Is Josh ready?

When Marshall's center cost his team 22 yards with an errant shotgun snap on the first scrimmage play of last Saturday's game with Tennessee, most of the Vols cheered. One Vol winced. He could relate.

That would be Josh McNeil, Tennessee's redshirt freshman center. He was challenging Michael Frogg for the first-team job in August until he made two poor shotgun snaps in the Vols' final preseason scrimmage. So, McNeil felt compassion for the Marshall center whose snap snafu ultimately cost his team a safety.

"That right there's a center's worst nightmare," McNeil said, shaking his head at the recollection. "Me and Frogg were sitting on the sidelines saying, ‘Man, that CAN'T happen to us.'

"As a center, you've got to feel for him, and I felt real bad for him. That's probably the first time he'd done that in a long time but those things happen.

"Better him than me."

McNeil was the top-rated center prospect in America as a senior at Collins (Miss.) High School. He missed the Vols' 2005 season due to shoulder problems but appeared to be the No. 1 center heading into 2006 prior to those two awful snaps in the final preseason tune-up.

"I think the snaps kind of hurt me," he conceded. "I think that made ‘em (coaches) a little nervous. I had to go out in every game and show ‘em I could handle the ball on the ‘gun in big-time situations. I think I proved that to ‘em."

Now that McNeil has proved himself capable of making the shotgun snap consistently, he is putting considerable heat on Frogg for the first-team center job. They're bracketed No. 1 on Tuesday's depth chart.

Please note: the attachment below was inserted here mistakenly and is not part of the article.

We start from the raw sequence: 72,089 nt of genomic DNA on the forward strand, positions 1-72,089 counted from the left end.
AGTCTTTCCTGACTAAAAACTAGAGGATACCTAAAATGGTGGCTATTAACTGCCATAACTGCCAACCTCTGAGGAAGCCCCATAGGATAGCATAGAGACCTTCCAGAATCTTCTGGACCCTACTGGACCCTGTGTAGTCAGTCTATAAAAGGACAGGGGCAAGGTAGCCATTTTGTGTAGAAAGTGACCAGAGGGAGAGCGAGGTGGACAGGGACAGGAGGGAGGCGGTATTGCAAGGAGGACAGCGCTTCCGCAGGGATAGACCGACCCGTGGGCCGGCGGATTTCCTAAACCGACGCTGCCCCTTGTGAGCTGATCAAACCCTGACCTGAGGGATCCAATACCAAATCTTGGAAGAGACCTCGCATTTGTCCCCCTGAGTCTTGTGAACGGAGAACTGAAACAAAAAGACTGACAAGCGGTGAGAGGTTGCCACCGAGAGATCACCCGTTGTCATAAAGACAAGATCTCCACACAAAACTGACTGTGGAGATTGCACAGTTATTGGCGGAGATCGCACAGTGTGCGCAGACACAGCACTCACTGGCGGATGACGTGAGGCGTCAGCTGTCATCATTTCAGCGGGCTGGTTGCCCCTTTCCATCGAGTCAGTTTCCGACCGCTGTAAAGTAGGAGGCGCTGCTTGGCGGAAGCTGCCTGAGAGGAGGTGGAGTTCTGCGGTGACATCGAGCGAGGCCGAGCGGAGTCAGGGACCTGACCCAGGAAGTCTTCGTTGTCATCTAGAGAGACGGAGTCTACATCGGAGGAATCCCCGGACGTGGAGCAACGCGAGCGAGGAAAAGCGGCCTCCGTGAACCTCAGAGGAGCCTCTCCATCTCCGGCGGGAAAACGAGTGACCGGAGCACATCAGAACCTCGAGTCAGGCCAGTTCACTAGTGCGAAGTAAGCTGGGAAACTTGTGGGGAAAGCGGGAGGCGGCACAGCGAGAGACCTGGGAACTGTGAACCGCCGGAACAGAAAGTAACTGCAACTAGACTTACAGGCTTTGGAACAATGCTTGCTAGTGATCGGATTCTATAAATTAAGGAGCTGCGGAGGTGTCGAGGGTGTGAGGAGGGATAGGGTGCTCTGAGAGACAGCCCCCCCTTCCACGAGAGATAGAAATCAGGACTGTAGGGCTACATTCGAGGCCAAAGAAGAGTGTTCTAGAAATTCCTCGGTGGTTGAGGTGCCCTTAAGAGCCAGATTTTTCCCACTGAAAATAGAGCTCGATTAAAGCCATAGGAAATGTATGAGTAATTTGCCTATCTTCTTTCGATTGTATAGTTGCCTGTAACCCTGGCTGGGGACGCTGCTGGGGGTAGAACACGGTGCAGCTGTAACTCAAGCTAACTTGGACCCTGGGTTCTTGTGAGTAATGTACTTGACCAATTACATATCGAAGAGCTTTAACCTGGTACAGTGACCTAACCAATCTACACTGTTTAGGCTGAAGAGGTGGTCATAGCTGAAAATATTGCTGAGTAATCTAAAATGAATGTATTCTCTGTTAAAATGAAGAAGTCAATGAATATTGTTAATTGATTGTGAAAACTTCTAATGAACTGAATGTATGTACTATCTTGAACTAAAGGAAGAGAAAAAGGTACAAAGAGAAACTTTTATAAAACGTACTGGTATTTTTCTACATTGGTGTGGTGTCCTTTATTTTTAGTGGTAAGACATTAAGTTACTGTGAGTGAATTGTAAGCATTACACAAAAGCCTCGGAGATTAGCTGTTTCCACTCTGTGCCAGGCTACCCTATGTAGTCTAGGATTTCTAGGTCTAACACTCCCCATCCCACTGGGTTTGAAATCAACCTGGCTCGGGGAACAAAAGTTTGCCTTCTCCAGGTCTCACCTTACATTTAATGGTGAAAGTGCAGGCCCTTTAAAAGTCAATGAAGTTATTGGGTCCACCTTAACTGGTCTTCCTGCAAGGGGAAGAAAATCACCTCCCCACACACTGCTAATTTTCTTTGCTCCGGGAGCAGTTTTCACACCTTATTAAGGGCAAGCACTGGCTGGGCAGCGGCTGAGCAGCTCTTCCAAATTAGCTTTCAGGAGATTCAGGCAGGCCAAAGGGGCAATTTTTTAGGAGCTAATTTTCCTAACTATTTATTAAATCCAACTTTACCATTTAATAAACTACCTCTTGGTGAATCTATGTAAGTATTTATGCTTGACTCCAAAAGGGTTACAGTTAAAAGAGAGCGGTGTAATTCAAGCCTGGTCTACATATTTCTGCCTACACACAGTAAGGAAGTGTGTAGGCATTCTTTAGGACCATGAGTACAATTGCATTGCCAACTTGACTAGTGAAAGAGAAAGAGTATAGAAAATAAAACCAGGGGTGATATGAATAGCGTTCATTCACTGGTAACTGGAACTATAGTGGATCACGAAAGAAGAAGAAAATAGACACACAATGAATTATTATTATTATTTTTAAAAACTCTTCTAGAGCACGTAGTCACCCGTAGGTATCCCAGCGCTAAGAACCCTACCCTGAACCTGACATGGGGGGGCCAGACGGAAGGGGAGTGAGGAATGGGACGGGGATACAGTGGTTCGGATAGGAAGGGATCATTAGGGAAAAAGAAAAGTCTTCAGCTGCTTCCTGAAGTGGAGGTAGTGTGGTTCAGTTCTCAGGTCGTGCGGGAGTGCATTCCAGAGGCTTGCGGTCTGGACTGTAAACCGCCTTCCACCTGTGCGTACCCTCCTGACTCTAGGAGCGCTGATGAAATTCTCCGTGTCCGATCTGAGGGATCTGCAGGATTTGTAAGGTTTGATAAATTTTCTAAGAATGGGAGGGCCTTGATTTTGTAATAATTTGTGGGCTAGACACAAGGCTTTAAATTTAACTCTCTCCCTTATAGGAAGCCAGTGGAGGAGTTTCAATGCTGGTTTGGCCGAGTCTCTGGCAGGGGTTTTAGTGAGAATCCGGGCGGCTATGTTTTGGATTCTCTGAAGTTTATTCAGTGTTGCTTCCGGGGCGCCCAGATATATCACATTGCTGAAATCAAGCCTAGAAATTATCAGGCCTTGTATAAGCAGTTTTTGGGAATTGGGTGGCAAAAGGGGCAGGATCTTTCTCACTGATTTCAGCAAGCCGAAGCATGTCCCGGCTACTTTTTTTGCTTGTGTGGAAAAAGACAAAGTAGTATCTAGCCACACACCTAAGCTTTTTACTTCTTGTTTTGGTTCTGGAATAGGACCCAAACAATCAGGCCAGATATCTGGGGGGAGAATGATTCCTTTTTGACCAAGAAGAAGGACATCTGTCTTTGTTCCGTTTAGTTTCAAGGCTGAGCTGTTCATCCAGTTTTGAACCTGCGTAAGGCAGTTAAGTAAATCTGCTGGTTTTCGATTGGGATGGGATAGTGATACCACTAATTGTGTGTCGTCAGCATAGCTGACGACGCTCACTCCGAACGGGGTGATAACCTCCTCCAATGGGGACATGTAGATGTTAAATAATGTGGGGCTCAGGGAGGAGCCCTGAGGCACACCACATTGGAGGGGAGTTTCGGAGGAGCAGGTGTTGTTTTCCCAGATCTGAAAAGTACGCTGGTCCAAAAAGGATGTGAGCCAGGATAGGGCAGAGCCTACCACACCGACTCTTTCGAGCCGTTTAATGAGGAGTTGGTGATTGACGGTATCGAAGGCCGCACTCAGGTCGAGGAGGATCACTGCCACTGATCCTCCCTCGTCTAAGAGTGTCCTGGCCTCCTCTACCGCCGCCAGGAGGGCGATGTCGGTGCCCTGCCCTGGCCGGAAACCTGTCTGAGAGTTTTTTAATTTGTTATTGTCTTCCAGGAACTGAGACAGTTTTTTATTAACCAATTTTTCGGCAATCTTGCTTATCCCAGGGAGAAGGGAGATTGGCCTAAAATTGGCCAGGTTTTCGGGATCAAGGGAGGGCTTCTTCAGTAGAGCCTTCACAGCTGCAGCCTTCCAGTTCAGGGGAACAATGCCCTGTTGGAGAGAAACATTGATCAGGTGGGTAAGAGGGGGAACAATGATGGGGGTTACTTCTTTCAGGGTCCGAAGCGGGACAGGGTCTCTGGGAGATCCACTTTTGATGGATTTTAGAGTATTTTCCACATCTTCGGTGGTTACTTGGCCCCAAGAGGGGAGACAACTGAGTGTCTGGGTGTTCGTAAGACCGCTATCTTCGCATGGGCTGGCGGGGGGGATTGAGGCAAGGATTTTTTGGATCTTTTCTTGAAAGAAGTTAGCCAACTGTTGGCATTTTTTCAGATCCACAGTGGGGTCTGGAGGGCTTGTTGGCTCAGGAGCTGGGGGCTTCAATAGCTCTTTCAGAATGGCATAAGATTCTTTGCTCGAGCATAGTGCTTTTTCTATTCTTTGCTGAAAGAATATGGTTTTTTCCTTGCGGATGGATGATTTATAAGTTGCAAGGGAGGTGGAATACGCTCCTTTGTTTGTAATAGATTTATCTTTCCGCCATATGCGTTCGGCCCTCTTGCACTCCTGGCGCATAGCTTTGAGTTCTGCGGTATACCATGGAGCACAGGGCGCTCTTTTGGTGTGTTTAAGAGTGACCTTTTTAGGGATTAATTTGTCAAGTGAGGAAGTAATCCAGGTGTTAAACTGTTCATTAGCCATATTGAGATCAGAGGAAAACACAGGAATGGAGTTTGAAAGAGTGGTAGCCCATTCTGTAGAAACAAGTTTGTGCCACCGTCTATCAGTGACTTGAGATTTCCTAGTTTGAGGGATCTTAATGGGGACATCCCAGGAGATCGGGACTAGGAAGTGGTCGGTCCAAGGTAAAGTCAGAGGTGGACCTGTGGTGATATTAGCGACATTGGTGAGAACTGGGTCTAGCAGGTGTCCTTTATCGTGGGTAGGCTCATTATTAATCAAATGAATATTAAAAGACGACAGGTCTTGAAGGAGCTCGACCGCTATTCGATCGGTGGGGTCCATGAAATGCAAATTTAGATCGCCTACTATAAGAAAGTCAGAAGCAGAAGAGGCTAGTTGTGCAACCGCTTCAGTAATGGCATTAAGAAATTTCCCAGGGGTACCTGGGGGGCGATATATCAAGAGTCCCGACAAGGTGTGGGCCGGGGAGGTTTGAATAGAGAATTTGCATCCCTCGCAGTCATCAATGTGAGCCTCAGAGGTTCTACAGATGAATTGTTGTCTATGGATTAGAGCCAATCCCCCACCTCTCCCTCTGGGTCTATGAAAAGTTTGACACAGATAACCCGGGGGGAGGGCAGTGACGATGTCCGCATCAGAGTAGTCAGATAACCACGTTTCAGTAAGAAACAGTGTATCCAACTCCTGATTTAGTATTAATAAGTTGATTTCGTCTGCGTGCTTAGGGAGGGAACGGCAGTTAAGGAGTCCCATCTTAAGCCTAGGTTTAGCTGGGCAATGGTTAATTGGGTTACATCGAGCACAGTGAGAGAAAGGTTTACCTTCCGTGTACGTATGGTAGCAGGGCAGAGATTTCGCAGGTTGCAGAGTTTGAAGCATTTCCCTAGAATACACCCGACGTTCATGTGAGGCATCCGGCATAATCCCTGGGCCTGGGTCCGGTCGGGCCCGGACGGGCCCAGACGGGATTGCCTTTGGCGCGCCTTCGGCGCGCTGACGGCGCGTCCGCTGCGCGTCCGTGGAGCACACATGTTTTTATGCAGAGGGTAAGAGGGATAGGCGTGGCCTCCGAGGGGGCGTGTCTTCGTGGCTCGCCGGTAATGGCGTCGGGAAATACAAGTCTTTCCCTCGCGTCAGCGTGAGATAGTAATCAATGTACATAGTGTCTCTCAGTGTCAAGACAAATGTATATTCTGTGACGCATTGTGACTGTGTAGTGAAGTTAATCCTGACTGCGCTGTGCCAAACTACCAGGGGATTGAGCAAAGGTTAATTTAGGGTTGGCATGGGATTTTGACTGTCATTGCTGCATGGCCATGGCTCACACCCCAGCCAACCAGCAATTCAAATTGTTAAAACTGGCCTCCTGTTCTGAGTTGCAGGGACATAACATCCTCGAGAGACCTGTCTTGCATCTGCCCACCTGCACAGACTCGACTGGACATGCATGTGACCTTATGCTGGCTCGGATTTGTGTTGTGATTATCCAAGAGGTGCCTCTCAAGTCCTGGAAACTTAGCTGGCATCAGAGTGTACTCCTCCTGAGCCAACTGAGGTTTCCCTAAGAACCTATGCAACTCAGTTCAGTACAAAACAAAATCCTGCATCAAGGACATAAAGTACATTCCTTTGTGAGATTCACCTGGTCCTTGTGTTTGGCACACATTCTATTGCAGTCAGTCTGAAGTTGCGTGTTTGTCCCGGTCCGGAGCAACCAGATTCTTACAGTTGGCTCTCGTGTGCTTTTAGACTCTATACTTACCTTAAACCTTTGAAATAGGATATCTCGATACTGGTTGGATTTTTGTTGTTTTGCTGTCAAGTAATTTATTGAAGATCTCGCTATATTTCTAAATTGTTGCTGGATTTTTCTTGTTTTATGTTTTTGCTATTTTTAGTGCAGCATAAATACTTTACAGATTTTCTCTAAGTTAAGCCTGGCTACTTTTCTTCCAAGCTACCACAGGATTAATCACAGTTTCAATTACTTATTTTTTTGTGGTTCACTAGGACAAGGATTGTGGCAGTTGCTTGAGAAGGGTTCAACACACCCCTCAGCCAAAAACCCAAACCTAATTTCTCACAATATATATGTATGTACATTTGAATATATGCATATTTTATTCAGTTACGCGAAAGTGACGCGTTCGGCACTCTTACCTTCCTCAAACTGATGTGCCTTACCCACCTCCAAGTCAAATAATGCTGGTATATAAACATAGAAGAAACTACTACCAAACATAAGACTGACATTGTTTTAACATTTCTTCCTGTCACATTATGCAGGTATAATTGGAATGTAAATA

"Josh McNeil has continued to improve, mostly from a maturity standpoint," head coach Phillip Fulmer said. "Learning how to do all the little things is going to help him be a really outstanding player."

McNeil, a 6-4, 290-pounder, is extremely affable off the field but extremely aggressive on it. He might be the squad's most hardnosed player. He might be the squad's most hard-headed player, as well.

"Josh is tough, and that's a very important ingredient," Fulmer said. "He's physically tough and mentally tough. But, with some of that mental toughness comes a little bit of stubbornness.

"He's maturing and understanding that the fundamentals are just as important as being a tough guy. Pad leverage is important. You're not going to muscle a guy around like you might have done to guys back in high school or to a scout-teamer in practice."

Although McNeil has played center all his life, he has a tendency to let his technique slip from time to time.

"It's almost like there's a bad habit of the week," Fulmer said. "We'll get that fixed, then we'll have another bad habit of the week. It's just a maturing process. It's a young guy that's very talented but strong-willed to say the least."

McNeil hurt his shoulder the first game of his senior season at Collins High but played through the pain. Once he arrived at UT, however, he found the injury downright debilitating.

"It was really frustrating," he recalled. "I came to fall camp and it was hurting pretty bad. I was at a disadvantage. I came here thinking I'd get on the field and help the team out but I didn't get to do that. Watching last season I just felt terrible."

McNeil missed most of fall practice in 2005, underwent shoulder surgery, then missed all of UT's contact work last spring. In terms of experience, he's still a rookie trying to feel his way along. Still, progress is obvious in some areas.

"He's improved his steps, his sets and his pad leverage," Fulmer said. "Now you see more of a finished product than he was a year ago. He had almost no fall and no full-speed spring work, and he was still rehabbing in the summer. When he gets completely healthy he's really going to be good."


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